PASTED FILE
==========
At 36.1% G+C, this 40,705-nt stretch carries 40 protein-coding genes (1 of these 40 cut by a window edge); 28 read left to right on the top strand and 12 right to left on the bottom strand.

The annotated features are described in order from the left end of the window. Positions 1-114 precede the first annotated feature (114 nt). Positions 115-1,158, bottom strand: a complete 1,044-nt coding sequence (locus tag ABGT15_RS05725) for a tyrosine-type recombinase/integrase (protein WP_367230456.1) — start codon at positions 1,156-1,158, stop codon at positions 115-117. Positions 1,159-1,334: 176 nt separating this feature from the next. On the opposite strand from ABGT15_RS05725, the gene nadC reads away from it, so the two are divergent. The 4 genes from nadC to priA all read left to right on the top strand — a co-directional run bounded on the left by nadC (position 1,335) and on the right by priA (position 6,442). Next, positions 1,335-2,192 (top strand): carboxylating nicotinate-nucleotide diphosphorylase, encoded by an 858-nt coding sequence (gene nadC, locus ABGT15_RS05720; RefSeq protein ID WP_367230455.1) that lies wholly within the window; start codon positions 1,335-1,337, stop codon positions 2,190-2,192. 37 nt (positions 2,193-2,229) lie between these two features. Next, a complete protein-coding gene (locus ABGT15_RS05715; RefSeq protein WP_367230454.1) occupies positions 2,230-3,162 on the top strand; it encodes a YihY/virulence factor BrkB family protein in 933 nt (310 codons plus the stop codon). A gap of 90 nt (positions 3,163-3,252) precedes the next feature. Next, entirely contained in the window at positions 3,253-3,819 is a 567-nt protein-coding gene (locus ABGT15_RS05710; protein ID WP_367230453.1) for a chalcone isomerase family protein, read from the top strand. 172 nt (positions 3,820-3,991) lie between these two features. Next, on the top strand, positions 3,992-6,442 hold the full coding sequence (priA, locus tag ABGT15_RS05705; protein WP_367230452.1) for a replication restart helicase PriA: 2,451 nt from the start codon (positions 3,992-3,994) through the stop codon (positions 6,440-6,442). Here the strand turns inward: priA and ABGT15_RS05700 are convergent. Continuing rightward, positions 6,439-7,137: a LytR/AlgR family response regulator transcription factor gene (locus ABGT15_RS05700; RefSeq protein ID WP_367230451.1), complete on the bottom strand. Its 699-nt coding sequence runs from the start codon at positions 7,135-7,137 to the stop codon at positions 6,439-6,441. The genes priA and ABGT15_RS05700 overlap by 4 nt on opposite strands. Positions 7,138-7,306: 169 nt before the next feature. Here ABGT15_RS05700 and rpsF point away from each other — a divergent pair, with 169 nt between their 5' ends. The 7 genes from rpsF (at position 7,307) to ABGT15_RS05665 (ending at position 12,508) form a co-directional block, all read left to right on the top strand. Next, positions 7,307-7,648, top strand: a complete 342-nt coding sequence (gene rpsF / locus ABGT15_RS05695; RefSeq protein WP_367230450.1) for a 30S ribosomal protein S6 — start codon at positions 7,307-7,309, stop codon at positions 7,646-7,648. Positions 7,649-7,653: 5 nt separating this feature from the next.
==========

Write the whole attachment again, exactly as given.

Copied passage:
At 36.1% G+C, this 40,705-nt stretch carries 40 protein-coding genes (1 of these 40 cut by a window edge); 28 read left to right on the top strand and 12 right to left on the bottom strand.

The annotated features are described in order from the left end of the window. Positions 1-114 precede the first annotated feature (114 nt). Positions 115-1,158, bottom strand: a complete 1,044-nt coding sequence (locus tag ABGT15_RS05725) for a tyrosine-type recombinase/integrase (protein WP_367230456.1) — start codon at positions 1,156-1,158, stop codon at positions 115-117. Positions 1,159-1,334: 176 nt separating this feature from the next. On the opposite strand from ABGT15_RS05725, the gene nadC reads away from it, so the two are divergent. The 4 genes from nadC to priA all read left to right on the top strand — a co-directional run bounded on the left by nadC (position 1,335) and on the right by priA (position 6,442). Next, positions 1,335-2,192 (top strand): carboxylating nicotinate-nucleotide diphosphorylase, encoded by an 858-nt coding sequence (gene nadC, locus ABGT15_RS05720; RefSeq protein ID WP_367230455.1) that lies wholly within the window; start codon positions 1,335-1,337, stop codon positions 2,190-2,192. 37 nt (positions 2,193-2,229) lie between these two features. Next, a complete protein-coding gene (locus ABGT15_RS05715; RefSeq protein WP_367230454.1) occupies positions 2,230-3,162 on the top strand; it encodes a YihY/virulence factor BrkB family protein in 933 nt (310 codons plus the stop codon). A gap of 90 nt (positions 3,163-3,252) precedes the next feature. Next, entirely contained in the window at positions 3,253-3,819 is a 567-nt protein-coding gene (locus ABGT15_RS05710; protein ID WP_367230453.1) for a chalcone isomerase family protein, read from the top strand. 172 nt (positions 3,820-3,991) lie between these two features. Next, on the top strand, positions 3,992-6,442 hold the full coding sequence (priA, locus tag ABGT15_RS05705; protein WP_367230452.1) for a replication restart helicase PriA: 2,451 nt from the start codon (positions 3,992-3,994) through the stop codon (positions 6,440-6,442). Here the strand turns inward: priA and ABGT15_RS05700 are convergent. Continuing rightward, positions 6,439-7,137: a LytR/AlgR family response regulator transcription factor gene (locus ABGT15_RS05700; RefSeq protein ID WP_367230451.1), complete on the bottom strand. Its 699-nt coding sequence runs from the start codon at positions 7,135-7,137 to the stop codon at positions 6,439-6,441. The genes priA and ABGT15_RS05700 overlap by 4 nt on opposite strands. Positions 7,138-7,306: 169 nt before the next feature. Here ABGT15_RS05700 and rpsF point away from each other — a divergent pair, with 169 nt between their 5' ends. The 7 genes from rpsF (at position 7,307) to ABGT15_RS05665 (ending at position 12,508) form a co-directional block, all read left to right on the top strand. Next, positions 7,307-7,648, top strand: a complete 342-nt coding sequence (gene rpsF / locus ABGT15_RS05695; RefSeq protein WP_367230450.1) for a 30S ribosomal protein S6 — start codon at positions 7,307-7,309, stop codon at positions 7,646-7,648. Positions 7,649-7,653: 5 nt separating this feature from the next.